Friday, December 9, 2011

Detroit News: It would be a mistake for Troy to reject a long-planned Amtrak station and transit center.


The editorial ends this way:
Mayor Daniels, who follows fiscally frugal tea party ideals, rightly questions whether the debt-ridden federal government can afford to be handing out money for such projects. It's also true that Troy has more basic needs.
Unfortunately, refusing the money would do nothing to resolve either of those issues. As far as Washington is concerned, the money's already appropriated.
It simply will go to a transit project in another city and state if Troy backs out.
Snyder has a logical outlook on such matters: Do what's best for Michigan and leave Washington's money woes to our federally elected leaders.
So the Detroit News conservative editorial board respects Daniels' ideology, but STILL thinks she's wrong to turn down the money.
The problem is, Ms. Daniels has no interest in what's good for Troy NOR logic. It's just about her anti-federal government ideology. Please read the editorial.


Editorial: Troy should build new train station
Federal funds for project are already appropriated; station could serve additional transit needs
Like a lot of Michigan cities, Troy is under pressure from citizens to hold the line on taxes while decreased real estate values and state revenue sharing have shrunk the tax base. But even under those circumstances, it would be a mistake for Troy to reject a long-planned Amtrak station and transit center.Construction of the transportation center would be fully funded by nearly $8.5 million in federal money. This is a freebie that would bring back $8.5 million more of the tax dollars that Michigan — and Oakland County in particular — send to Washington, D.C. without getting a full return.
Troy's possible change of heart is more likely the result of regime change. New Mayor Janice Daniels and at least a couple of council members aren't fond of the project, which has had its ups and downs.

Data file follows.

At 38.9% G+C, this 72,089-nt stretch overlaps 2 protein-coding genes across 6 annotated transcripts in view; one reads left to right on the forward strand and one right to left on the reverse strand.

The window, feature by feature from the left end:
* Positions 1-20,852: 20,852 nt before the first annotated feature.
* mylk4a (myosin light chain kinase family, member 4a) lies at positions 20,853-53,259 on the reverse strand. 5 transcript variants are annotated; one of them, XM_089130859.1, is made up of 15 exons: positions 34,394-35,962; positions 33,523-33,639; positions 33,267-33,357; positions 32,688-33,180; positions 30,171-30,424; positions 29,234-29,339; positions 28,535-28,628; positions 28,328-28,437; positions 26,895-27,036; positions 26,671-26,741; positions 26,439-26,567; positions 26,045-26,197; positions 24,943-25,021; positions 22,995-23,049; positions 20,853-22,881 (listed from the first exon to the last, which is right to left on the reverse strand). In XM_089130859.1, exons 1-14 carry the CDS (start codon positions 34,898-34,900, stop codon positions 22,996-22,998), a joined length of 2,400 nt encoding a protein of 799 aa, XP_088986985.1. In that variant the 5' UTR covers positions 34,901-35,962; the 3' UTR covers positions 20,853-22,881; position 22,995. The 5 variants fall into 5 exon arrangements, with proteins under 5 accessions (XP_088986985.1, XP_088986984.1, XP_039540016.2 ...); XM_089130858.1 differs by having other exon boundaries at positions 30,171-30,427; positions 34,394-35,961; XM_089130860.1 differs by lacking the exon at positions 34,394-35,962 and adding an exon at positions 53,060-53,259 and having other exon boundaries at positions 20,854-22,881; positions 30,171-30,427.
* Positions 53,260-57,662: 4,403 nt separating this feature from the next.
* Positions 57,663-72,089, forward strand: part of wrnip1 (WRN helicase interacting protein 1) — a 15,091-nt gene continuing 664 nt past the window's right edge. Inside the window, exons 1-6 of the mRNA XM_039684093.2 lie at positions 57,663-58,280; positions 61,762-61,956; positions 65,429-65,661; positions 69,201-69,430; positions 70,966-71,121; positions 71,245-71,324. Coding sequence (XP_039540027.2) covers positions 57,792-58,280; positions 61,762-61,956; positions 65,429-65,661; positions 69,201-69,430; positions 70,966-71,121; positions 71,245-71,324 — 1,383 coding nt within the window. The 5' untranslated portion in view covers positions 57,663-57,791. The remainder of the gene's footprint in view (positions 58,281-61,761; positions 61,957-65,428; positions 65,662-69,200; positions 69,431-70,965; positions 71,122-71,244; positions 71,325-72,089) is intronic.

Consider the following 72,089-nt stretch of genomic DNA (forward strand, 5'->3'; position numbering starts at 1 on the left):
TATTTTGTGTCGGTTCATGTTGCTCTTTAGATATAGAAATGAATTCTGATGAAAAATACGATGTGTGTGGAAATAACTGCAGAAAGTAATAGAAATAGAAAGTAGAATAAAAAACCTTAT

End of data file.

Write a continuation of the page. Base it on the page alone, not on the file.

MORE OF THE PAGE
They're suspicious of past decision-making and note that the sprawling Oakland County community of 80,000 has more pressing needs. A long council meeting this week resulted in no final decision, except to invite added public discussion. And before the council green-lights this project, that could be beneficial.
The proposed "multi-modal transit center," at the Maple Road-Coolidge Highway intersection, was one suggestion from a citizen-business leader task force in 2005.
Troy had obtained a triangular parcel for it five years earlier in a settlement that permitted a developer to go ahead with a 77-acre mixed-use project including stores and condominiums in the same area.
The parcel is just across the tracks from Birmingham's Amtrak stop, which consists of little more than a boarding platform and a few parking spaces. Officials of the two cities agreed to build a train station in Troy with a tunnel connection to the boarding platform and some added facilities for other public transportation, including taxis and buses.
Birmingham pulled out of the deal earlier this year when it couldn't get added property at a reasonable price.
Read more here.


2 comments:

  1. Daniels was elected to represent what is best for Troy, not what she thinks the federal government should do for our country. She does not have the mental capacity to make decisions at the federal level and now I question her ability to make decisions at the local city level.

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  2. I predict another shit storm in Troy as Janice Daniels imposes her Tea Party ideology about the transit center on not only the City of Troy but on the State of Michigan mass transit on a national level. This money has already been appropriated and giving it back to the federal government would only be a drop in the bucket if it doesn't go to another project elsewhere in the United States. Clearly, all this posturing is about Janice positioning herself as the next Tea Party queen. I also wonder if any of the out-of-town campaign money she got came from people/organizations who want to kill mass transit and other federally funded projects.

    And I'm sure when Troy gets its first measurable snowfall, we'll hear another round of people venting at the city about less-than-desirable snow/ice removal. Louise Schilling and Mary Kerwin may no longer be on council to advocate for dedicated funding for street maintenance, but I wonder if Janice will find some kind of hidden pile of money that she and her TCU (Troy Clowns United) buddies are always talking about.

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